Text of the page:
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What Are The Implications Of Prosthetic Limbs In Sport? (Part 1)

The Blade Runner

I am going to write a few posts on the topic of prosthetic limbs in sport. This first post I want to spark some discussion on the topic: What is your opinion? What do you think should be allowed and not allowed? Should track and field allow Paralympic athletes and able bodied athletes to race together? Should other sports do the same?

My opinion is that in about 30 years the best able bodied athletes (track and field) will not be fast enough to qualify in the events where individuals have some sort of leg prosthetic: ankle down, knee down etc. The world records will all be held by what we now call Paralympic athletes.

I ask you two questions based on my opinion:

  1. Is it in our natural evolution to become bionic?
  2. Should the able bodied be able to “accessorize” with bionic-like spring shoes or bio-implants of some sort – to become bionic themselves?

What Is Happening In The Real World

The second the Court of Arbitration ruled that Oscar “blade runner” Pistorius was able to compete in the 2008 Beijing Olympics (with double prosthetic limbs) they secured the fact that amputee athletes will eventually own all running world records. The current day 100m world record, held by Usain Bolt at 9.58 seconds (as of 2011 current) is the most secure but will eventually be broken by an amputee athlete.

Let Me Tell You Why Amputee Athletes Will Be Golden

The Ossur Flex-Foot Cheetah prosthetic limbs main disadvantage is the starting blocks. The longer the race becomes the less this disadvantage comes into play. As such the shortest race, the 100m, is the safest world record – for now.

The landmark ruling by the Court of Arbitration, back in 2008, was for Oscar’s case only. They made it very clear that if in the future the International Association of Athletics Federations (IAAF) could prove prosthetic limbs a clear advantage then a new ruling would need to be made.

I find this statement by them interesting; although I am no lawyer (I am a mechanical engineer familiar with these types of studies) I know that after one study is deemed “not proof enough” all future studies will need to show beyond a reasonable doubt the advantages of the limbs. Beyond any reasonable doubt is hard to achieve. Keep in mind many modern day scientific theories are accepted but still not proven beyond a reasonable doubt: Evolution and Einstein’s relativity being two.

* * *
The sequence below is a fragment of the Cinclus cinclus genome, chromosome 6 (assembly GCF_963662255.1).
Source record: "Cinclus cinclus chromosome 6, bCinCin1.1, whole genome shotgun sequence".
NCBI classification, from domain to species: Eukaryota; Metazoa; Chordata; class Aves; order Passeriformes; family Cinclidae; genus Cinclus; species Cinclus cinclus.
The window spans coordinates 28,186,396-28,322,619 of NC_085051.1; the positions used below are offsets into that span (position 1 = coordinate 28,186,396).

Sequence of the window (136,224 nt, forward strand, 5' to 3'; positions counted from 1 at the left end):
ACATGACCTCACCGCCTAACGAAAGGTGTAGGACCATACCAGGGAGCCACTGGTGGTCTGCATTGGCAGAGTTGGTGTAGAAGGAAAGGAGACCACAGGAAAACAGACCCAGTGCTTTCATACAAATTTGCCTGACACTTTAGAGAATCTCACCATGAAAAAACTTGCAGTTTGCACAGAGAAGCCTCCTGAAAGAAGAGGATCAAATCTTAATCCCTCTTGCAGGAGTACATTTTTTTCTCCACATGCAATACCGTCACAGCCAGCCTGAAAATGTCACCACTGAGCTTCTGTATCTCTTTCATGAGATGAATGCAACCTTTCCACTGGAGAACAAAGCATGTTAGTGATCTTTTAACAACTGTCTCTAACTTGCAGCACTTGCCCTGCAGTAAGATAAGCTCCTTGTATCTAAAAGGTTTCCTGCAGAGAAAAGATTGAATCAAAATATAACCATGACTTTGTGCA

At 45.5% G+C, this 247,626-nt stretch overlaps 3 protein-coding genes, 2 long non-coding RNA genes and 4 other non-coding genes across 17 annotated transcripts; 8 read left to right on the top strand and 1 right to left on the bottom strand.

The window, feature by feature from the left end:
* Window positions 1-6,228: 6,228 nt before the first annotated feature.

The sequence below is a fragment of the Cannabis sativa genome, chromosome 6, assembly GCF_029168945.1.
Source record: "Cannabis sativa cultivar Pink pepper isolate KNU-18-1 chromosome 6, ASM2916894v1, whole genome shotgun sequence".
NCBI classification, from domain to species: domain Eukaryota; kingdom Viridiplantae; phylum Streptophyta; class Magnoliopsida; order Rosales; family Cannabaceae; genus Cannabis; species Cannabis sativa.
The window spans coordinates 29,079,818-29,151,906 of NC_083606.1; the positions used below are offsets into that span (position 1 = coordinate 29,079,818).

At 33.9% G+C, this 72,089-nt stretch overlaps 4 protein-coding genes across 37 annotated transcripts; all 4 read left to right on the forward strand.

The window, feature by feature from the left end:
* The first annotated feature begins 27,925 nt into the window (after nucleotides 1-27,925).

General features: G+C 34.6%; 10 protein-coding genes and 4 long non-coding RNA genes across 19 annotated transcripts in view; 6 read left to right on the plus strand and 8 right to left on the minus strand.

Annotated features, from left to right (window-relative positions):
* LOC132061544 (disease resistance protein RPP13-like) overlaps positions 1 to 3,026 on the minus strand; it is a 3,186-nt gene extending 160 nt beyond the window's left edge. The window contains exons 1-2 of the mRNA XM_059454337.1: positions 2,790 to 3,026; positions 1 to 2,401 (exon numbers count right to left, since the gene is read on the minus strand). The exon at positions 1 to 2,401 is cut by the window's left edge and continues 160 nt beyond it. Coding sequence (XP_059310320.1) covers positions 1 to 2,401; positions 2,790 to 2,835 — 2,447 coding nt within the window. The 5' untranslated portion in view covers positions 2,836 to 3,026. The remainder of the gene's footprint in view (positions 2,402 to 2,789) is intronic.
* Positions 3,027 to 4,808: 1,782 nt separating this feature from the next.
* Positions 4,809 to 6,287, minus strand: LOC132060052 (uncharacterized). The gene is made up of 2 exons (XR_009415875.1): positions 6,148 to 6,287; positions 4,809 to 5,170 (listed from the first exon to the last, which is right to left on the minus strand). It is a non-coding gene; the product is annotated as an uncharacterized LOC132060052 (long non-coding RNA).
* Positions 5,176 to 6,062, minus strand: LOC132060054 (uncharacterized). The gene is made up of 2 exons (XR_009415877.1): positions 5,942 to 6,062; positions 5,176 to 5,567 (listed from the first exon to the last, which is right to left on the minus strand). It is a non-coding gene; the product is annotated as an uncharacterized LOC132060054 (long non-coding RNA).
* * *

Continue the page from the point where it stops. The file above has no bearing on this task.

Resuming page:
So good luck to the scientists who undertake the challenge.

The Beijing Olympics: Prosthetic Limbed Athletes Allowed

The IAAF originally ruled, in January 2008, that the Ossur Flex-Foot Cheetah, which is the prosthetic limb that amputee athletes like Oscar Pistorius – double leg amputee and  Jerome Singleton – single leg amputee use “should be considered technical aids which give them an advantage over other athletes not using them.”

The IAAF based their decision on an independent scientific study (outlined in detail: Science and Engineering Evaluation of Advantages of Double Prosthetic Limb Athletes) that they sponsored. The study explained in detail several advantages of the prosthetic limbs: Spring design of the limbs, reduced limb mass, stride length and frequency. It also brought to fruition the disadvantage at the starting spot given the prosthetic’s decreased surface area meaning they can not generate friction to overcome inertia and propel forward as well as a normal human foot. Essentially they ruled that the advantages outmatched the disadvantages and it was “unfair” for Oscar to compete in the 2008 Beijing Olympics.

Pistorius made an appeal and the Court of Arbitration ruled the IAAF sponsored study did not prove beyond a reasonable doubt the advantages of the Flex-Foot Cheetah prosthetic limb. If Oscar could run an Olympic qualifying time of 45.55 seconds (for the 400m race) he could compete. Oscar ran several races over many months leading up to the 2008 Summer Olympics: running a personal best of 46.25 seconds. Unfortunately that was not good enough and he failed to qualify. He did, however, go on to win gold at the Paralympic games 100m, 200m and 400m events.

The Future of Prosthetic Limbs in Sport?

A Dog With A Prosthetic Limb, O My

In my next post on prosthetic limbs in sport I will look at the progression of prosthetic limb technology and where it may be in twenty, thirty, even one hundred years time.

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